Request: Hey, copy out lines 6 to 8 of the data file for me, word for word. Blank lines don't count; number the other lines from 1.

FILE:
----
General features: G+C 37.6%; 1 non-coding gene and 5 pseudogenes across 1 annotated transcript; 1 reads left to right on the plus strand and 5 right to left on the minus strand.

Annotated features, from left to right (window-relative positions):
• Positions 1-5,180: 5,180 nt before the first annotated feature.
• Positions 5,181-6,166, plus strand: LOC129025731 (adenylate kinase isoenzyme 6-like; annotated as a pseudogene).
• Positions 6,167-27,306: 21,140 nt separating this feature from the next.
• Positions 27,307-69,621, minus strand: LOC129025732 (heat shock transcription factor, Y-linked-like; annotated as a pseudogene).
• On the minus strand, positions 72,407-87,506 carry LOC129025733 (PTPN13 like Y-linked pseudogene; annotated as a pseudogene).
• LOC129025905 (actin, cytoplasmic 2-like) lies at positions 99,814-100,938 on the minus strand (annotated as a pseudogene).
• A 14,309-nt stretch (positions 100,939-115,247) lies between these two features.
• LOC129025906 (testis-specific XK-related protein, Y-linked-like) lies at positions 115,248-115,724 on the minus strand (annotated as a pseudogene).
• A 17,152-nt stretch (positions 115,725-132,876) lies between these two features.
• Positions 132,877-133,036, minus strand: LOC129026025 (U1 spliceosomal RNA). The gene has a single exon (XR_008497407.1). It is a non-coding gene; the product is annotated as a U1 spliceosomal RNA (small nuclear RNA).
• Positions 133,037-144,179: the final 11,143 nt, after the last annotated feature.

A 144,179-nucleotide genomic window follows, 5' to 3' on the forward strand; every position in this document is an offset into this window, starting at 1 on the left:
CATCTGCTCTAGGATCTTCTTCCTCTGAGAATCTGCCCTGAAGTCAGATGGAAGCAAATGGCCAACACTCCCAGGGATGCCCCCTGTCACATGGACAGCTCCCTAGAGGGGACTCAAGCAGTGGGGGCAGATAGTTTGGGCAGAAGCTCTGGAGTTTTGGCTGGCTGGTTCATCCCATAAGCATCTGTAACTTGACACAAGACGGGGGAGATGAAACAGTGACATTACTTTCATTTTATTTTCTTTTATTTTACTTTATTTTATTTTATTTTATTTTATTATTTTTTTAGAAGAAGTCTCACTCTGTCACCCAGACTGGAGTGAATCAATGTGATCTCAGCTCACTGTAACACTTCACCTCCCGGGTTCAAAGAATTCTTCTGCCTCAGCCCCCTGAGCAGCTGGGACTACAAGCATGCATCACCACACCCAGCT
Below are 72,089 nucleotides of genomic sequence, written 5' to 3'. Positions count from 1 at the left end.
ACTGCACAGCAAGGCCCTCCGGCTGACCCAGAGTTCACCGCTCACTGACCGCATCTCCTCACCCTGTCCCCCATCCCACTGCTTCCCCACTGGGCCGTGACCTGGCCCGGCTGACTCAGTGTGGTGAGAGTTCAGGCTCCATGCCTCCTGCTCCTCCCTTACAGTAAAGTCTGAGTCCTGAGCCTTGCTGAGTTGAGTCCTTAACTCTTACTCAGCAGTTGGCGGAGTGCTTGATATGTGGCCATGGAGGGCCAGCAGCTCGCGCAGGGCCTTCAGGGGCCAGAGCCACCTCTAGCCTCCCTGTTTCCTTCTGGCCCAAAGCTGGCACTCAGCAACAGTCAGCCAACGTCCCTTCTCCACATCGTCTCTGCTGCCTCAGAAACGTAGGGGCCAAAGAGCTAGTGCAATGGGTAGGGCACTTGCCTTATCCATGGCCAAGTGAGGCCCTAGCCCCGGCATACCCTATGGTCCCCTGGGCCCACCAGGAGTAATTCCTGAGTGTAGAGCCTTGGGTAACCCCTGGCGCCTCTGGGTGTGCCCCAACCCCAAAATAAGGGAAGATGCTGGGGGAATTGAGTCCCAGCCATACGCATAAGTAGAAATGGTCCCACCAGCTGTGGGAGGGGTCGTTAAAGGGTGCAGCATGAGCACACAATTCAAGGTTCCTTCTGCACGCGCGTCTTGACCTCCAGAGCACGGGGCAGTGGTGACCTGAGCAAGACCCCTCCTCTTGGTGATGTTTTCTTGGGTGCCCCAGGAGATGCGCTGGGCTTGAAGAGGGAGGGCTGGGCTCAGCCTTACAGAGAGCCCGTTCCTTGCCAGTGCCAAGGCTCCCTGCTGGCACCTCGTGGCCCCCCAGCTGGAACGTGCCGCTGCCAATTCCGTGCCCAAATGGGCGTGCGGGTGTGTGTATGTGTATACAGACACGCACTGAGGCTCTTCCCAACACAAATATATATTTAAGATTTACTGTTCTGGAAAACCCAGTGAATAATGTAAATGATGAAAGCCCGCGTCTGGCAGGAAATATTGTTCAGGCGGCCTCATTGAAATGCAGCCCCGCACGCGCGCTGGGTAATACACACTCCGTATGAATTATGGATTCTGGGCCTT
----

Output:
• Positions 27,307-69,621, minus strand: LOC129025732 (heat shock transcription factor, Y-linked-like; annotated as a pseudogene).
• On the minus strand, positions 72,407-87,506 carry LOC129025733 (PTPN13 like Y-linked pseudogene; annotated as a pseudogene).
• LOC129025905 (actin, cytoplasmic 2-like) lies at positions 99,814-100,938 on the minus strand (annotated as a pseudogene).